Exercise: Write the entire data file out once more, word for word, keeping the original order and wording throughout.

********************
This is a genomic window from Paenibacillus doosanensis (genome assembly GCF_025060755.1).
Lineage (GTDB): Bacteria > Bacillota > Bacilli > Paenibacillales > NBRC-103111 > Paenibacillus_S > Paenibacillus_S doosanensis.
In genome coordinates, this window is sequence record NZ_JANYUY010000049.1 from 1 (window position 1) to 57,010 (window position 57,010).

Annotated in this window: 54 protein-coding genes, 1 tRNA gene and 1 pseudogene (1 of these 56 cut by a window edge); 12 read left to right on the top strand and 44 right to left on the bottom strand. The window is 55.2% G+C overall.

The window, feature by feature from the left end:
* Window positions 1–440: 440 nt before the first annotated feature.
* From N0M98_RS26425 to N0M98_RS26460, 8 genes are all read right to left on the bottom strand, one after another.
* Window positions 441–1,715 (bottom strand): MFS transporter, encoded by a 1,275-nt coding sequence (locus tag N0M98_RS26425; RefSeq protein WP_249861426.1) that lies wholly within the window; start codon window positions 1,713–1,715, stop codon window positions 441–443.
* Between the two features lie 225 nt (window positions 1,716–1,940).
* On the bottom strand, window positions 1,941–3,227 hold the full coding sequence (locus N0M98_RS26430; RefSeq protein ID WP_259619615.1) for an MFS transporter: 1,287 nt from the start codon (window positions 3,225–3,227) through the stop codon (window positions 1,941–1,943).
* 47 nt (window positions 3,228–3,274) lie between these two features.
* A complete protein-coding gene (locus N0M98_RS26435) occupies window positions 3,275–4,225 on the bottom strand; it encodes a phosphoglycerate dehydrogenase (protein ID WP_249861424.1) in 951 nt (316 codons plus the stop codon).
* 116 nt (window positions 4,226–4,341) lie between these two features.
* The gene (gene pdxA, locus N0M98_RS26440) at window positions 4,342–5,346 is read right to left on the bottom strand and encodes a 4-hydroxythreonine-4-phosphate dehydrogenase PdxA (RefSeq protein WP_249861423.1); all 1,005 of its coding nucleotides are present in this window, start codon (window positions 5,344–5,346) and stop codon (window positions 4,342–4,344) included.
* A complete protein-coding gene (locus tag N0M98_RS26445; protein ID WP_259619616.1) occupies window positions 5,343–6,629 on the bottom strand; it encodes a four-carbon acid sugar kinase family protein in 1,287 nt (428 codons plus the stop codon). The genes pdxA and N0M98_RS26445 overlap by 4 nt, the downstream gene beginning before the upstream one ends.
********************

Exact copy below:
This is a genomic window from Paenibacillus doosanensis (genome assembly GCF_025060755.1).
Lineage (GTDB): Bacteria > Bacillota > Bacilli > Paenibacillales > NBRC-103111 > Paenibacillus_S > Paenibacillus_S doosanensis.
In genome coordinates, this window is sequence record NZ_JANYUY010000049.1 from 1 (window position 1) to 57,010 (window position 57,010).

Annotated in this window: 54 protein-coding genes, 1 tRNA gene and 1 pseudogene (1 of these 56 cut by a window edge); 12 read left to right on the top strand and 44 right to left on the bottom strand. The window is 55.2% G+C overall.

The window, feature by feature from the left end:
* Window positions 1–440: 440 nt before the first annotated feature.
* From N0M98_RS26425 to N0M98_RS26460, 8 genes are all read right to left on the bottom strand, one after another.
* Window positions 441–1,715 (bottom strand): MFS transporter, encoded by a 1,275-nt coding sequence (locus tag N0M98_RS26425; RefSeq protein WP_249861426.1) that lies wholly within the window; start codon window positions 1,713–1,715, stop codon window positions 441–443.
* Between the two features lie 225 nt (window positions 1,716–1,940).
* On the bottom strand, window positions 1,941–3,227 hold the full coding sequence (locus N0M98_RS26430; RefSeq protein ID WP_259619615.1) for an MFS transporter: 1,287 nt from the start codon (window positions 3,225–3,227) through the stop codon (window positions 1,941–1,943).
* 47 nt (window positions 3,228–3,274) lie between these two features.
* A complete protein-coding gene (locus N0M98_RS26435) occupies window positions 3,275–4,225 on the bottom strand; it encodes a phosphoglycerate dehydrogenase (protein ID WP_249861424.1) in 951 nt (316 codons plus the stop codon).
* 116 nt (window positions 4,226–4,341) lie between these two features.
* The gene (gene pdxA, locus N0M98_RS26440) at window positions 4,342–5,346 is read right to left on the bottom strand and encodes a 4-hydroxythreonine-4-phosphate dehydrogenase PdxA (RefSeq protein WP_249861423.1); all 1,005 of its coding nucleotides are present in this window, start codon (window positions 5,344–5,346) and stop codon (window positions 4,342–4,344) included.
* A complete protein-coding gene (locus tag N0M98_RS26445; protein ID WP_259619616.1) occupies window positions 5,343–6,629 on the bottom strand; it encodes a four-carbon acid sugar kinase family protein in 1,287 nt (428 codons plus the stop codon). The genes pdxA and N0M98_RS26445 overlap by 4 nt, the downstream gene beginning before the upstream one ends.